WATERVILLE — The Central Maine Growth Council has hired an economic development specialist and restructured its organization in an effort to kick-start its mission to promote economic growth in the Waterville area.

Garvan D. Donegan, a recent graduate of the Muskie School of Public Service at the University of Southern Maine, started work at the beginning of the month at the council.

The council opted to hire someone to focus exclusively on economic development instead of replacing executive director Darryl Sterling, who stepped down from the position last year.

Kimberly Lindlof, president and CEO of the Mid-Maine Chamber of Commerce, was appointed interim executive director after Sterling’s departure and will remain in the position. The council will contract with the chamber for administrative and bookkeeping duties, freeing Donegan to work directly on economic development.

“He can focus his energies on being out there, boots on the ground, getting in front of businesses,” Lindlof said.

The council is funded by Waterville, Winslow and Fairfield and a number of local businesses. It operates in an office at the Mid-Maine Chamber’s headquarters on Elm Street.


The council’s board of directors considered reorganization after Sterling’s departure, Lindlof said. The executive director was responsible for budgeting, fundraising and administration, which detracted from the focus on economic development. The costly and ineffective “one-man show” structure meant that projects and opportunities sometimes fell through the cracks, Lindlof said.

“The goal is to be more efficient and more effective,” she said.

The council’s board created a new job description for the economic development specialist position and selected Donegan from a pool of applicants.

“We really felt that he had capacity,” Lindlof said. “We wanted somebody who is eager, had fire in his belly, had the capacity to grow, learn our area and learn our businesses.”

Donegan, 29, a Cape Elizabeth native, has worked on projects for the city of Portland, the town of Bowdoinham and a number of businesses and nonprofits. He received a bachelor’s degree in political science and environmental sciences from Eckerd College in St. Petersburg, Florida, in 2008, and is finishing his master’s degree in community planning and development from the Muskie School of Public Service.

His overarching goal is to build collaboration among governments, businesses, academic institutions, and arts and cultural agencies in the region.


“I really hope this results in a highly desirable, multi-town community that makes folks want not only to move here and move their businesses here, but also stay here,” Donegan said.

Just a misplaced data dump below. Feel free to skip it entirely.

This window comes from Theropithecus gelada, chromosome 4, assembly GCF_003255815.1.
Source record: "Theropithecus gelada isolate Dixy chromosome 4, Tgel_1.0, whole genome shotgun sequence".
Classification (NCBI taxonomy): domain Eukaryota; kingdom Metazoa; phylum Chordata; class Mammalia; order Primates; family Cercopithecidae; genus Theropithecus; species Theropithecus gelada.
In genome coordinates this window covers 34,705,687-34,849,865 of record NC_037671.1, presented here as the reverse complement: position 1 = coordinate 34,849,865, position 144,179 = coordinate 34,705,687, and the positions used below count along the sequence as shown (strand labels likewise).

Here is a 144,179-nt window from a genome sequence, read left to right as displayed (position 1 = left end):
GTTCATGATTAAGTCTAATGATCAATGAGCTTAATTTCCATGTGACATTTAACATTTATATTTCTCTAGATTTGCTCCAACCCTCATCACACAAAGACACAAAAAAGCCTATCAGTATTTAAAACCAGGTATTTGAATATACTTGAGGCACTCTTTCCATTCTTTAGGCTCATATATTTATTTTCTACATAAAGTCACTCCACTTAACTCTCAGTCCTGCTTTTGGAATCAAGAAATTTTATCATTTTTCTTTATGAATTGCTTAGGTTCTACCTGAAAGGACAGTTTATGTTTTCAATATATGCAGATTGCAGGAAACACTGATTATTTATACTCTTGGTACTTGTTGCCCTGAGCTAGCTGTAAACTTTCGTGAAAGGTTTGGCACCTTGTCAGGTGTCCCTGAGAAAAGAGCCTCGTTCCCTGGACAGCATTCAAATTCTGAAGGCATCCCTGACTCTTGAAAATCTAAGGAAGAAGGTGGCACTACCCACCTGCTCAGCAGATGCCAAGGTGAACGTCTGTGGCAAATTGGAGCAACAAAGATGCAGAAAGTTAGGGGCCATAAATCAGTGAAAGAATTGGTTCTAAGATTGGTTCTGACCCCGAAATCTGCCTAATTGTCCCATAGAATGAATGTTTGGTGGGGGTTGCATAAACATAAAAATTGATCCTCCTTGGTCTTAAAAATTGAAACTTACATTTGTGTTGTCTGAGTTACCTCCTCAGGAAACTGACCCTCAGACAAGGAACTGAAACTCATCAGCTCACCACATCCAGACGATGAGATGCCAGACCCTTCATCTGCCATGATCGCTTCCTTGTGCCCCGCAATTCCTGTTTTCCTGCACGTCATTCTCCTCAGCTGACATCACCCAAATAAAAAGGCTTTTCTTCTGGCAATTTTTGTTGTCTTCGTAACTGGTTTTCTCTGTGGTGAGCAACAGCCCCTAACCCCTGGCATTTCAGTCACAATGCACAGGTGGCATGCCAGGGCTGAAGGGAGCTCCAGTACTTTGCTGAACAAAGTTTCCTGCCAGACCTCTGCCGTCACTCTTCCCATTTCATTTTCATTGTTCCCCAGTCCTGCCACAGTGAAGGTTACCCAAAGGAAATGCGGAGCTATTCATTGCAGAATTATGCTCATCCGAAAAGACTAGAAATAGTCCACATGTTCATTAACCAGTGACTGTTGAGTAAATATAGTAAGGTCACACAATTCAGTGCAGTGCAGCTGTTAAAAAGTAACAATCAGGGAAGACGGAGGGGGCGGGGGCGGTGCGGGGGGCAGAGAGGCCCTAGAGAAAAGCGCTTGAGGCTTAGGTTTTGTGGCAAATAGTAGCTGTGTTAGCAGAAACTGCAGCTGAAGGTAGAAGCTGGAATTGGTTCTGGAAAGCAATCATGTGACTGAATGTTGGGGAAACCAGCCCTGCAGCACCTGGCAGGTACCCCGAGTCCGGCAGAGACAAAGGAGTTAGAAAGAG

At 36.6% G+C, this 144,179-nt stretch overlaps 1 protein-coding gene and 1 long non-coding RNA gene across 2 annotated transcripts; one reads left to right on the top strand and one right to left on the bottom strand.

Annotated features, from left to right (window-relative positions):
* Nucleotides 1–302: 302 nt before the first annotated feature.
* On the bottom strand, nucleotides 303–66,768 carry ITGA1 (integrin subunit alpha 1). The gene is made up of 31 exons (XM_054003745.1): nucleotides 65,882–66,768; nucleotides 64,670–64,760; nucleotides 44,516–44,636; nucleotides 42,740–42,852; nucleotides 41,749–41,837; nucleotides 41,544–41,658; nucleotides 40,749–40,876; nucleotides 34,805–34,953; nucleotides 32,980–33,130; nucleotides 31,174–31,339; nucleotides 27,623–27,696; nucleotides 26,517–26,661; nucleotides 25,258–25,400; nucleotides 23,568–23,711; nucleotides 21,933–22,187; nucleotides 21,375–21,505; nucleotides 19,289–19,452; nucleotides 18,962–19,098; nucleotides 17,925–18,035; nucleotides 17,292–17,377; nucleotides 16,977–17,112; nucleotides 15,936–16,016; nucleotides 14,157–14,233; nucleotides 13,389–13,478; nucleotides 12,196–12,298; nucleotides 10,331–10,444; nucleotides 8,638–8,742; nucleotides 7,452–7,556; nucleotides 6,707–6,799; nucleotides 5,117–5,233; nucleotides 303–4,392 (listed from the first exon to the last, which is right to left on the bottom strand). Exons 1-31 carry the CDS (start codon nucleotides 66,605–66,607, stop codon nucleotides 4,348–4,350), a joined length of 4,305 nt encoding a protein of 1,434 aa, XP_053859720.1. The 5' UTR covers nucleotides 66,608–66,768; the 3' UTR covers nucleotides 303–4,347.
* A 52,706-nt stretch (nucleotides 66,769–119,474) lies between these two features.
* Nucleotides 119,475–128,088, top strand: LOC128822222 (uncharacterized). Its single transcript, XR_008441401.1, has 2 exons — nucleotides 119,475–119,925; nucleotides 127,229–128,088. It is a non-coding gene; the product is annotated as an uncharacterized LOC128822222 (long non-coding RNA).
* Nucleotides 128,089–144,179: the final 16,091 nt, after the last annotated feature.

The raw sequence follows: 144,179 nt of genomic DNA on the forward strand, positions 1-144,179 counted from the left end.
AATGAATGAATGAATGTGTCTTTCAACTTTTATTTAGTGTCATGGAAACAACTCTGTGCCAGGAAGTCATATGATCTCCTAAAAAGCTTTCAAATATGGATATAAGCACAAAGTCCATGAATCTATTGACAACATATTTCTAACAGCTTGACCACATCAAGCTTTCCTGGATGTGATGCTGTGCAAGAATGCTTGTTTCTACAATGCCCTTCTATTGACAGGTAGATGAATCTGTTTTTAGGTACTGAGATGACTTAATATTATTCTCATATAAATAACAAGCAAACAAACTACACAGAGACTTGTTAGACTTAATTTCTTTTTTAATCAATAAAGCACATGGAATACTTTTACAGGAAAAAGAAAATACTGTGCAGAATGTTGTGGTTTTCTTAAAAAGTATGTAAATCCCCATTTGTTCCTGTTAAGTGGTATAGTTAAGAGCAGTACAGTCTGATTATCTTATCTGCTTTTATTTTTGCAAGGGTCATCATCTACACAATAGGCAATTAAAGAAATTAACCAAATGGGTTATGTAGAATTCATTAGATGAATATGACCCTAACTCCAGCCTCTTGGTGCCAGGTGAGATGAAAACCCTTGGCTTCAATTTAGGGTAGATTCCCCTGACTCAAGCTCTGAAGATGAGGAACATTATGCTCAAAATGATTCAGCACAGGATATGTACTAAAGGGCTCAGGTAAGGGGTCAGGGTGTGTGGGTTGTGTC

“I know that’s kind of broad,” he admitted, “but at the macro-level that’s my goal: to foster that robust regional economy and cultivate collaboration between those different identities.”

Waterville historically has been a manufacturing center and Donegan expects that will continue to be an important sector. However, the area also has opportunities for other rising industries, such as telecommunications, health care and biomedical services.

Workforce development is one of the area’s central challenges, Donegan said. Creating the resources to prepare students with “deep learning skills” will be critical to fill current jobs and meet the needs of future employers.

Developing a foreign trade zone in Waterville will also be an early focus for Donegan. Companies in the zone can pay lower duty fees on imported materials or finished products. The zone presents an incentive for businesses to locate in the area, but the program is complicated and can be intimidating, Donegan said.

“Anytime there’s change, I think that’s difficult,” but overall the trade zone is a good economic tool, he said.


In an interview this week, Waterville City Manager Michael Roy said having a development specialist on staff was in the best interest of all members of the growth council.

“I think a regional approach for economic development is just so very important, because no one community can afford economic development on their own,” Roy said. “Financially and operationally, it makes so much more sense to do a shared position.”

Peter McGuire — 861-9239


Twitter: PeteL_McGuire

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